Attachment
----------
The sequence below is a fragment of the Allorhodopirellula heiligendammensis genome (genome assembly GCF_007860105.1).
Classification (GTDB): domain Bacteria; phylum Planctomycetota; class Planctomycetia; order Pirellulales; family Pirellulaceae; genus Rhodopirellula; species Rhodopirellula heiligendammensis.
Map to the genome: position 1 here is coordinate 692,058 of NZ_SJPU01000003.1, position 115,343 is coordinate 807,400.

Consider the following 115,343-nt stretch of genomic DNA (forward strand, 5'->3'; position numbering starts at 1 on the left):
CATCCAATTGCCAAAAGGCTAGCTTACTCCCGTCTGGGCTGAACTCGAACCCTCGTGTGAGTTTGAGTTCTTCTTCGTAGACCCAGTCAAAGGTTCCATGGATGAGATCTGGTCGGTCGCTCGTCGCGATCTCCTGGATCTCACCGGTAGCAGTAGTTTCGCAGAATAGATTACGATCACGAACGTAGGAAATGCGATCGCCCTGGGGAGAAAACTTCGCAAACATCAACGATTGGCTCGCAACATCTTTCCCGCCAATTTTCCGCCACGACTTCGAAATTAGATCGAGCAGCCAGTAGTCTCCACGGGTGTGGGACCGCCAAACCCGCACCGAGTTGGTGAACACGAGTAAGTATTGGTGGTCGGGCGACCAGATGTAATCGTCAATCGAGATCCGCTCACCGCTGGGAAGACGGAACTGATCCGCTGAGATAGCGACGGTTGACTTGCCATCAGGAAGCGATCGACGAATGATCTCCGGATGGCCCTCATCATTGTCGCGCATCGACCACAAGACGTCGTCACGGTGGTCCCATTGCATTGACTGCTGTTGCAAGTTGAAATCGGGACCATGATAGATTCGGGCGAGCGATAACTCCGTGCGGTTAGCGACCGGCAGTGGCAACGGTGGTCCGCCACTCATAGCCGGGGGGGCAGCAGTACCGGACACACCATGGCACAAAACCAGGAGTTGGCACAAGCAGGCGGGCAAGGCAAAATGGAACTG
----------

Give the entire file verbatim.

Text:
The sequence below is a fragment of the Allorhodopirellula heiligendammensis genome (genome assembly GCF_007860105.1).
Classification (GTDB): domain Bacteria; phylum Planctomycetota; class Planctomycetia; order Pirellulales; family Pirellulaceae; genus Rhodopirellula; species Rhodopirellula heiligendammensis.
Map to the genome: position 1 here is coordinate 692,058 of NZ_SJPU01000003.1, position 115,343 is coordinate 807,400.

Consider the following 115,343-nt stretch of genomic DNA (forward strand, 5'->3'; position numbering starts at 1 on the left):
CATCCAATTGCCAAAAGGCTAGCTTACTCCCGTCTGGGCTGAACTCGAACCCTCGTGTGAGTTTGAGTTCTTCTTCGTAGACCCAGTCAAAGGTTCCATGGATGAGATCTGGTCGGTCGCTCGTCGCGATCTCCTGGATCTCACCGGTAGCAGTAGTTTCGCAGAATAGATTACGATCACGAACGTAGGAAATGCGATCGCCCTGGGGAGAAAACTTCGCAAACATCAACGATTGGCTCGCAACATCTTTCCCGCCAATTTTCCGCCACGACTTCGAAATTAGATCGAGCAGCCAGTAGTCTCCACGGGTGTGGGACCGCCAAACCCGCACCGAGTTGGTGAACACGAGTAAGTATTGGTGGTCGGGCGACCAGATGTAATCGTCAATCGAGATCCGCTCACCGCTGGGAAGACGGAACTGATCCGCTGAGATAGCGACGGTTGACTTGCCATCAGGAAGCGATCGACGAATGATCTCCGGATGGCCCTCATCATTGTCGCGCATCGACCACAAGACGTCGTCACGGTGGTCCCATTGCATTGACTGCTGTTGCAAGTTGAAATCGGGACCATGATAGATTCGGGCGAGCGATAACTCCGTGCGGTTAGCGACCGGCAGTGGCAACGGTGGTCCGCCACTCATAGCCGGGGGGGCAGCAGTACCGGACACACCATGGCACAAAACCAGGAGTTGGCACAAGCAGGCGGGCAAGGCAAAATGGAACTG